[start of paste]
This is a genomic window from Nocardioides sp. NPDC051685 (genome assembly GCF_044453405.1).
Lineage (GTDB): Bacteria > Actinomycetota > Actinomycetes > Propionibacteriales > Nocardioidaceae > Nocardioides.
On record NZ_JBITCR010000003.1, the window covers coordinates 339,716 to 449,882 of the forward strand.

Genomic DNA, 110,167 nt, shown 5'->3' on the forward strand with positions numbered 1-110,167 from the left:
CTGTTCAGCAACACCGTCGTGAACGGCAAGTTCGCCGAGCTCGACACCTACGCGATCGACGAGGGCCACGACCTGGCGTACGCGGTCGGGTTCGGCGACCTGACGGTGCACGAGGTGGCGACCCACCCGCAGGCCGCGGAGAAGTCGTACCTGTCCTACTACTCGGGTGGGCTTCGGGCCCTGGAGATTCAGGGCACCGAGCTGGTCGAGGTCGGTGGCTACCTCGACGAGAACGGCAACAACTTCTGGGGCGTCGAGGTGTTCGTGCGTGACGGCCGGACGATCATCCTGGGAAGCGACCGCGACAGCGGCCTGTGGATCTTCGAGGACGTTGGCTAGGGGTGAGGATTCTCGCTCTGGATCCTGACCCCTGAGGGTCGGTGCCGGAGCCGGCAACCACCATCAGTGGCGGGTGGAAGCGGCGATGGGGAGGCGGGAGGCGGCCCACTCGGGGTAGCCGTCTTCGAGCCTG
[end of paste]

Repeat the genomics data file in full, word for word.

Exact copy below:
This is a genomic window from Nocardioides sp. NPDC051685 (genome assembly GCF_044453405.1).
Lineage (GTDB): Bacteria > Actinomycetota > Actinomycetes > Propionibacteriales > Nocardioidaceae > Nocardioides.
On record NZ_JBITCR010000003.1, the window covers coordinates 339,716 to 449,882 of the forward strand.

Genomic DNA, 110,167 nt, shown 5'->3' on the forward strand with positions numbered 1-110,167 from the left:
CTGTTCAGCAACACCGTCGTGAACGGCAAGTTCGCCGAGCTCGACACCTACGCGATCGACGAGGGCCACGACCTGGCGTACGCGGTCGGGTTCGGCGACCTGACGGTGCACGAGGTGGCGACCCACCCGCAGGCCGCGGAGAAGTCGTACCTGTCCTACTACTCGGGTGGGCTTCGGGCCCTGGAGATTCAGGGCACCGAGCTGGTCGAGGTCGGTGGCTACCTCGACGAGAACGGCAACAACTTCTGGGGCGTCGAGGTGTTCGTGCGTGACGGCCGGACGATCATCCTGGGAAGCGACCGCGACAGCGGCCTGTGGATCTTCGAGGACGTTGGCTAGGGGTGAGGATTCTCGCTCTGGATCCTGACCCCTGAGGGTCGGTGCCGGAGCCGGCAACCACCATCAGTGGCGGGTGGAAGCGGCGATGGGGAGGCGGGAGGCGGCCCACTCGGGGTAGCCGTCTTCGAGCCTG